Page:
For people who were not supportive of any kind of KPWA involvement in risk notification, concerns were similar to the caveats listed by people who otherwise expressed support. These included concerns about the impact of notification on their relationship with the relative; the sentiment that risk notification was their own responsibility (“that’s my job”), the perspective that they were respecting their relatives’ choices (“my relatives are intelligent, independent, sentient, carbon-based beings. They have to decide for their own what they’re going to do with the information.”), or concerns about insurance discrimination (“I could affect my siblings’ future healthcare. Or [their] insurance, the premiums they pay, hmm. In the current political environment, no. Let’s not do that”).

Attitudes on notifying children

In response to the question about whether their answers would depend on the age of the relative that might be notified, the primary response was that they would want to make sure the parents of the minor child be informed and part of that decision. One person stated, “[Parents] could decide whether they would like that information to be put in their children’s file. I don’t really have any responsibility, I mean, I can’t take on that responsibility of saying, oh, yeah, throw it in there.” Several people noted, however, that the clinical relevance of the result did not depend on age, and that they would want to make sure that the potential risk was communicated regardless of age.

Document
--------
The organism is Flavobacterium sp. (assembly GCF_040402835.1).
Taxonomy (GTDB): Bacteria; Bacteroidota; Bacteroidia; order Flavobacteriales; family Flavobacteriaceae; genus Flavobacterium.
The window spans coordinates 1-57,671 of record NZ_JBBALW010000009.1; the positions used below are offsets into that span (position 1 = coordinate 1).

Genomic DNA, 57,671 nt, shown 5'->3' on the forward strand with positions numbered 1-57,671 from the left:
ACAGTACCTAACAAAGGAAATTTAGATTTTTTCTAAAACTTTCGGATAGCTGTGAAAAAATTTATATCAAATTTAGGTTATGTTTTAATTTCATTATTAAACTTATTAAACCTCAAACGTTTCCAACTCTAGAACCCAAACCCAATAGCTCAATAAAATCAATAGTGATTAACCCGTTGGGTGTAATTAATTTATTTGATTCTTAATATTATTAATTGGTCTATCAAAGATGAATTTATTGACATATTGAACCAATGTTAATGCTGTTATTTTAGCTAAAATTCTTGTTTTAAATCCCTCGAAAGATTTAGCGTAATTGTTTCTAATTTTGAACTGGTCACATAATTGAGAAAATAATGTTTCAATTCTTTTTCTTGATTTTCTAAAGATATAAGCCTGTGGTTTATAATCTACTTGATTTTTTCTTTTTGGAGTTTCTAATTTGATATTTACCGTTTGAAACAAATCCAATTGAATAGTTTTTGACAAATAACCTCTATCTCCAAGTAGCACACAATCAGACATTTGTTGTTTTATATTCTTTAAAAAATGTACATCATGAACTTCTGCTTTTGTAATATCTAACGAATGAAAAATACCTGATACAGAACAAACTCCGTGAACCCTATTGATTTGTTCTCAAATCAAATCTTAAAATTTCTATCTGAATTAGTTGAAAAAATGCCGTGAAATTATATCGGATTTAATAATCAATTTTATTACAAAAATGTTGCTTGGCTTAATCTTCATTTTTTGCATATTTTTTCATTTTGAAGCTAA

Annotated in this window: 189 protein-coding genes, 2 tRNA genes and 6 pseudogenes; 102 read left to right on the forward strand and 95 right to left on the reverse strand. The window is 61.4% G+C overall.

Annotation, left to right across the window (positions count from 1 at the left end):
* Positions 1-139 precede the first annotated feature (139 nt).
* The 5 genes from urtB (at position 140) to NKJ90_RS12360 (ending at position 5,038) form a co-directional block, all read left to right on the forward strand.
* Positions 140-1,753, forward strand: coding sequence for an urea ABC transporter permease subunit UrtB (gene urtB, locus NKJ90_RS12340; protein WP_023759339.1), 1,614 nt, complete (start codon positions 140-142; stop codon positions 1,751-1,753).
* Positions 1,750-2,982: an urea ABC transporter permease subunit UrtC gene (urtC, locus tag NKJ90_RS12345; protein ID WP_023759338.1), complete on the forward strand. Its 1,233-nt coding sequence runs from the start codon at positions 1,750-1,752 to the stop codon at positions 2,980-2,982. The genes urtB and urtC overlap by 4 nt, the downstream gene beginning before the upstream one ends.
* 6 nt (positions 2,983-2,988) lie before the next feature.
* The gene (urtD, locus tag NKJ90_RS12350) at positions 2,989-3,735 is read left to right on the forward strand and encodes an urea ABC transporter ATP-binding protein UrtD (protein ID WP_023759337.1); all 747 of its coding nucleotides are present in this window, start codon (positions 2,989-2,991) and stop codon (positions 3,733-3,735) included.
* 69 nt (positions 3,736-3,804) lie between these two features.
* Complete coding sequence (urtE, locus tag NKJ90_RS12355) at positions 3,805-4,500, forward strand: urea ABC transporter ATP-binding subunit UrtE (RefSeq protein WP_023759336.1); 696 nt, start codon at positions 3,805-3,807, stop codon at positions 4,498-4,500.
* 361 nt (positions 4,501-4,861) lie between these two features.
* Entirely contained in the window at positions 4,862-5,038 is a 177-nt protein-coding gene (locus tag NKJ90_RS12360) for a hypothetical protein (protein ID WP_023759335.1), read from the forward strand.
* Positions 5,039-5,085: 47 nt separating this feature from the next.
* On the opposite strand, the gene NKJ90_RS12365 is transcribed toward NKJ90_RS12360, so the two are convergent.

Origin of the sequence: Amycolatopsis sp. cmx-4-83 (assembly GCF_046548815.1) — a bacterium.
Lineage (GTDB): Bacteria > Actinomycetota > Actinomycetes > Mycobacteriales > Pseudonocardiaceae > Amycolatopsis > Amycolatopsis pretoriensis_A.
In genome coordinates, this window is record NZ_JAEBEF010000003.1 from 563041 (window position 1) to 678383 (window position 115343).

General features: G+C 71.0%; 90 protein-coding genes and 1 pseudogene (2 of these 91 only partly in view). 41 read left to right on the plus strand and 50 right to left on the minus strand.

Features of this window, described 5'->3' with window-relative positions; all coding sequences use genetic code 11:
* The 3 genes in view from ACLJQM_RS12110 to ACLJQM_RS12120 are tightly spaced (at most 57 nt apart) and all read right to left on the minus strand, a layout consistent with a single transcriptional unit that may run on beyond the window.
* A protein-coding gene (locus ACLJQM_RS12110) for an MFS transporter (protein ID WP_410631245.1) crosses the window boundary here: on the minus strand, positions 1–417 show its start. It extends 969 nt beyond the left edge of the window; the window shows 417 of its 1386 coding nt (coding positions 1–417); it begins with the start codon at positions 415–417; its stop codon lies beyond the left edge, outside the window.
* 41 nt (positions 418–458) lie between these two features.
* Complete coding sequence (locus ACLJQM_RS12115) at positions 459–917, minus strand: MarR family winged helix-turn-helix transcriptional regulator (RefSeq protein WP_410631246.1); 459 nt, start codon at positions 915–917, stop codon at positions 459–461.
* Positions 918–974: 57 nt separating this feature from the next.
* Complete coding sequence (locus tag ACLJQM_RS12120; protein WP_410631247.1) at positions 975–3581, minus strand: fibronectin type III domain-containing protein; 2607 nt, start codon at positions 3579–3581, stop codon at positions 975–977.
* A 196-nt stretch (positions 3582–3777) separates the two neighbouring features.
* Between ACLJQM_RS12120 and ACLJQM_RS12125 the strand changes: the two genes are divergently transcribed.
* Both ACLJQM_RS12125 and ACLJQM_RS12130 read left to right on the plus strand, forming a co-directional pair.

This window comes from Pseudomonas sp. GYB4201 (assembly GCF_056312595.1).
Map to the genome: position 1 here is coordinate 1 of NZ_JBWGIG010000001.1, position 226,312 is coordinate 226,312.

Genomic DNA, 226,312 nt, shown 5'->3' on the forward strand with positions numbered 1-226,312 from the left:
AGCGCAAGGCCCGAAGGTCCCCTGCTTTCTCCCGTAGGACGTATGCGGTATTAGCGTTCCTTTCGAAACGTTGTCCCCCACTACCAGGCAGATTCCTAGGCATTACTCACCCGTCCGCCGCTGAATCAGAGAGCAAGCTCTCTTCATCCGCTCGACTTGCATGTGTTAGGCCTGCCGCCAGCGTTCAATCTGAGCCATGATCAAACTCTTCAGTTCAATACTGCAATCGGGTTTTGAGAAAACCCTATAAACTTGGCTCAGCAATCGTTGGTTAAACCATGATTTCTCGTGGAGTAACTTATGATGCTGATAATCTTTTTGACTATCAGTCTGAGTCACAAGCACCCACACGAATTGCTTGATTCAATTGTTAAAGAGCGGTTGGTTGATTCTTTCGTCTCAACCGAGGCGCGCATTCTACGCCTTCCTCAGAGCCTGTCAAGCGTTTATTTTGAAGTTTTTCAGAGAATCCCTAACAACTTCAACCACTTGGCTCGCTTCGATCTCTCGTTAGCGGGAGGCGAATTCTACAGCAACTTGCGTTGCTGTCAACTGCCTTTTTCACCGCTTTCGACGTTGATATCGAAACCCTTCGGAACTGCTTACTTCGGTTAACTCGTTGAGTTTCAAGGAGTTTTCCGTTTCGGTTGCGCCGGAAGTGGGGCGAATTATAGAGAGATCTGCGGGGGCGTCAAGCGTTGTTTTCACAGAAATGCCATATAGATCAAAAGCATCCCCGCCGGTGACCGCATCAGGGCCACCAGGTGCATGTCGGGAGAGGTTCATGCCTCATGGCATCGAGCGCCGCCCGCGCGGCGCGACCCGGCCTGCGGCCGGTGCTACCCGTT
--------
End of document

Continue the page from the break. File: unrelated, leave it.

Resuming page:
Consistency between scenarios

Half of participants saw no difference between the two result scenarios. For those who did differ in their responses between the two scenarios, all but one was more open to KPWA involvement in the malignant hyperthermia (RYR1) example. This was most often related to the clinical urgency associated with surgery in the RYR1 example and the need to have that communicated. For example: “In [RYR1] I think it’s a little more serious. It seems like if you’re likely to die—surgeries are more and more common. And it seems to me that [KPWA placing note in relatives’ EMR] would be an appropriate thing to do.” Caveats or conditions were stipulated more often in the Marfan syndrome (FBN1) scenario, most typically a desire to alert relatives before health system contact was initiated, whereas in the RYR1, clinical scenario participants were less likely to note conditional support for direct contact.

Relative identification